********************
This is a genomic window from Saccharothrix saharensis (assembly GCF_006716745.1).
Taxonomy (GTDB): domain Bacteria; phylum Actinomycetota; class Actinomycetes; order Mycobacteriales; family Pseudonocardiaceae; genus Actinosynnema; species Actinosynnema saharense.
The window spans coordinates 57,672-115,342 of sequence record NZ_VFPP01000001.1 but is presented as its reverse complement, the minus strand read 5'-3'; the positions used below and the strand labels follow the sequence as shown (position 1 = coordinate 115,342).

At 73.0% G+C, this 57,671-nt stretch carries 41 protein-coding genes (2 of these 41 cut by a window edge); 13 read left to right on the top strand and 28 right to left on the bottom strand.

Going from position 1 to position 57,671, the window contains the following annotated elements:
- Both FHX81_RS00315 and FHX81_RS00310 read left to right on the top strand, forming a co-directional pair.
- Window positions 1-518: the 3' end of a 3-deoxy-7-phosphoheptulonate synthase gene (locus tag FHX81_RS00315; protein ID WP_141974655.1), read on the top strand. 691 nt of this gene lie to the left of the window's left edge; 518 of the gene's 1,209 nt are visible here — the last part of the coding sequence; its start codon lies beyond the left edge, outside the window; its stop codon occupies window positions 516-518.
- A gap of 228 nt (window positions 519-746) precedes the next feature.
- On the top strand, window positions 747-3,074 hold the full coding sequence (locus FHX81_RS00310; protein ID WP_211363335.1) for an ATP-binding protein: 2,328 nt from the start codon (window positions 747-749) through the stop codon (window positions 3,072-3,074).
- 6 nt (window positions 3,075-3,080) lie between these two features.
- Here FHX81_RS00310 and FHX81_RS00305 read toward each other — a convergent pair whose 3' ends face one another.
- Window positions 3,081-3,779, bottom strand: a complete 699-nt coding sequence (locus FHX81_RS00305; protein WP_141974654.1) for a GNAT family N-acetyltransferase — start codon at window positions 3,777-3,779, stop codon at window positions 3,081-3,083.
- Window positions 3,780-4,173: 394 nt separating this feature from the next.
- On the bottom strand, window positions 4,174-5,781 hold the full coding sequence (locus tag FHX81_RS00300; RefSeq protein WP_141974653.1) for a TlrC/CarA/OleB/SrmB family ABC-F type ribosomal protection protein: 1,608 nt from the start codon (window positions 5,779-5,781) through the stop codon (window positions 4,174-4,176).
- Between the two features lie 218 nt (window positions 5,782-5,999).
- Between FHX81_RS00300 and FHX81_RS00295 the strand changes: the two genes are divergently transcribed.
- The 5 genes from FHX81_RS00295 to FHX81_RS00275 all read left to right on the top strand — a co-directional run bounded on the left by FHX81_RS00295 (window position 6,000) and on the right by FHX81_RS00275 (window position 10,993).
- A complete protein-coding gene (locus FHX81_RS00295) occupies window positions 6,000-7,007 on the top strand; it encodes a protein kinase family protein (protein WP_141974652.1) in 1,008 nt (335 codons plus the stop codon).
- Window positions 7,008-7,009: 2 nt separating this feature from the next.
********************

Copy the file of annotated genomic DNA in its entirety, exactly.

This is a genomic window from Saccharothrix saharensis (assembly GCF_006716745.1).
Taxonomy (GTDB): domain Bacteria; phylum Actinomycetota; class Actinomycetes; order Mycobacteriales; family Pseudonocardiaceae; genus Actinosynnema; species Actinosynnema saharense.
The window spans coordinates 57,672-115,342 of sequence record NZ_VFPP01000001.1 but is presented as its reverse complement, the minus strand read 5'-3'; the positions used below and the strand labels follow the sequence as shown (position 1 = coordinate 115,342).

At 73.0% G+C, this 57,671-nt stretch carries 41 protein-coding genes (2 of these 41 cut by a window edge); 13 read left to right on the top strand and 28 right to left on the bottom strand.

Going from position 1 to position 57,671, the window contains the following annotated elements:
- Both FHX81_RS00315 and FHX81_RS00310 read left to right on the top strand, forming a co-directional pair.
- Window positions 1-518: the 3' end of a 3-deoxy-7-phosphoheptulonate synthase gene (locus tag FHX81_RS00315; protein ID WP_141974655.1), read on the top strand. 691 nt of this gene lie to the left of the window's left edge; 518 of the gene's 1,209 nt are visible here — the last part of the coding sequence; its start codon lies beyond the left edge, outside the window; its stop codon occupies window positions 516-518.
- A gap of 228 nt (window positions 519-746) precedes the next feature.
- On the top strand, window positions 747-3,074 hold the full coding sequence (locus FHX81_RS00310; protein ID WP_211363335.1) for an ATP-binding protein: 2,328 nt from the start codon (window positions 747-749) through the stop codon (window positions 3,072-3,074).
- 6 nt (window positions 3,075-3,080) lie between these two features.
- Here FHX81_RS00310 and FHX81_RS00305 read toward each other — a convergent pair whose 3' ends face one another.
- Window positions 3,081-3,779, bottom strand: a complete 699-nt coding sequence (locus FHX81_RS00305; protein WP_141974654.1) for a GNAT family N-acetyltransferase — start codon at window positions 3,777-3,779, stop codon at window positions 3,081-3,083.
- Window positions 3,780-4,173: 394 nt separating this feature from the next.
- On the bottom strand, window positions 4,174-5,781 hold the full coding sequence (locus tag FHX81_RS00300; RefSeq protein WP_141974653.1) for a TlrC/CarA/OleB/SrmB family ABC-F type ribosomal protection protein: 1,608 nt from the start codon (window positions 5,779-5,781) through the stop codon (window positions 4,174-4,176).
- Between the two features lie 218 nt (window positions 5,782-5,999).
- Between FHX81_RS00300 and FHX81_RS00295 the strand changes: the two genes are divergently transcribed.
- The 5 genes from FHX81_RS00295 to FHX81_RS00275 all read left to right on the top strand — a co-directional run bounded on the left by FHX81_RS00295 (window position 6,000) and on the right by FHX81_RS00275 (window position 10,993).
- A complete protein-coding gene (locus FHX81_RS00295) occupies window positions 6,000-7,007 on the top strand; it encodes a protein kinase family protein (protein WP_141974652.1) in 1,008 nt (335 codons plus the stop codon).
- Window positions 7,008-7,009: 2 nt separating this feature from the next.